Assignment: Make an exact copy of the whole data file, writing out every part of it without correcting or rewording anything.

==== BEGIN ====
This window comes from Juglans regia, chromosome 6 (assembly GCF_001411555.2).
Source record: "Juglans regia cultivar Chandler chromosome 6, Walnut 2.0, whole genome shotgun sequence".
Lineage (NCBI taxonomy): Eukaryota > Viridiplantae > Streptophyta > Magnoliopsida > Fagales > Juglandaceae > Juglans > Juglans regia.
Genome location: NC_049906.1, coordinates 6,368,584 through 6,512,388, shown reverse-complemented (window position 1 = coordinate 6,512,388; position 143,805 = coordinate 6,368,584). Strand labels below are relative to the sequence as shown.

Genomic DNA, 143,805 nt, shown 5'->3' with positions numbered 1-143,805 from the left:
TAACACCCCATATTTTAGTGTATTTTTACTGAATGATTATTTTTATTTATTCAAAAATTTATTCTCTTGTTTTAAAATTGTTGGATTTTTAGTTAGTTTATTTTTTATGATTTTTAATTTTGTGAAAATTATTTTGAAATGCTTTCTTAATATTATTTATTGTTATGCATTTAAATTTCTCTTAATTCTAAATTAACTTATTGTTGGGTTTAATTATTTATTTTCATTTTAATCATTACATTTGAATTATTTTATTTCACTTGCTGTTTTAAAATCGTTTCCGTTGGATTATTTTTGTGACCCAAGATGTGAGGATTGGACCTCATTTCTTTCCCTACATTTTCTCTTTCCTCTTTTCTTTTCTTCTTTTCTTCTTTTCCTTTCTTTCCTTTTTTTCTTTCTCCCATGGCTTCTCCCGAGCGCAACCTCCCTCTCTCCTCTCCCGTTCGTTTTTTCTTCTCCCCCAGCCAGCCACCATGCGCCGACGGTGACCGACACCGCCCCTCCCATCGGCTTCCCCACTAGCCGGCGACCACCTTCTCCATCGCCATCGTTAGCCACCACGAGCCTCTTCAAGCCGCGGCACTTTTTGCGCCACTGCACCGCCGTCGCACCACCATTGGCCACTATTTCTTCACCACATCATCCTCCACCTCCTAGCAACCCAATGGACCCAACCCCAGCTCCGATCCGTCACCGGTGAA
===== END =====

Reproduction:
This window comes from Juglans regia, chromosome 6 (assembly GCF_001411555.2).
Source record: "Juglans regia cultivar Chandler chromosome 6, Walnut 2.0, whole genome shotgun sequence".
Lineage (NCBI taxonomy): Eukaryota > Viridiplantae > Streptophyta > Magnoliopsida > Fagales > Juglandaceae > Juglans > Juglans regia.
Genome location: NC_049906.1, coordinates 6,368,584 through 6,512,388, shown reverse-complemented (window position 1 = coordinate 6,512,388; position 143,805 = coordinate 6,368,584). Strand labels below are relative to the sequence as shown.

Genomic DNA, 143,805 nt, shown 5'->3' with positions numbered 1-143,805 from the left:
TAACACCCCATATTTTAGTGTATTTTTACTGAATGATTATTTTTATTTATTCAAAAATTTATTCTCTTGTTTTAAAATTGTTGGATTTTTAGTTAGTTTATTTTTTATGATTTTTAATTTTGTGAAAATTATTTTGAAATGCTTTCTTAATATTATTTATTGTTATGCATTTAAATTTCTCTTAATTCTAAATTAACTTATTGTTGGGTTTAATTATTTATTTTCATTTTAATCATTACATTTGAATTATTTTATTTCACTTGCTGTTTTAAAATCGTTTCCGTTGGATTATTTTTGTGACCCAAGATGTGAGGATTGGACCTCATTTCTTTCCCTACATTTTCTCTTTCCTCTTTTCTTTTCTTCTTTTCTTCTTTTCCTTTCTTTCCTTTTTTTCTTTCTCCCATGGCTTCTCCCGAGCGCAACCTCCCTCTCTCCTCTCCCGTTCGTTTTTTCTTCTCCCCCAGCCAGCCACCATGCGCCGACGGTGACCGACACCGCCCCTCCCATCGGCTTCCCCACTAGCCGGCGACCACCTTCTCCATCGCCATCGTTAGCCACCACGAGCCTCTTCAAGCCGCGGCACTTTTTGCGCCACTGCACCGCCGTCGCACCACCATTGGCCACTATTTCTTCACCACATCATCCTCCACCTCCTAGCAACCCAATGGACCCAACCCCAGCTCCGATCCGTCACCGGTGAA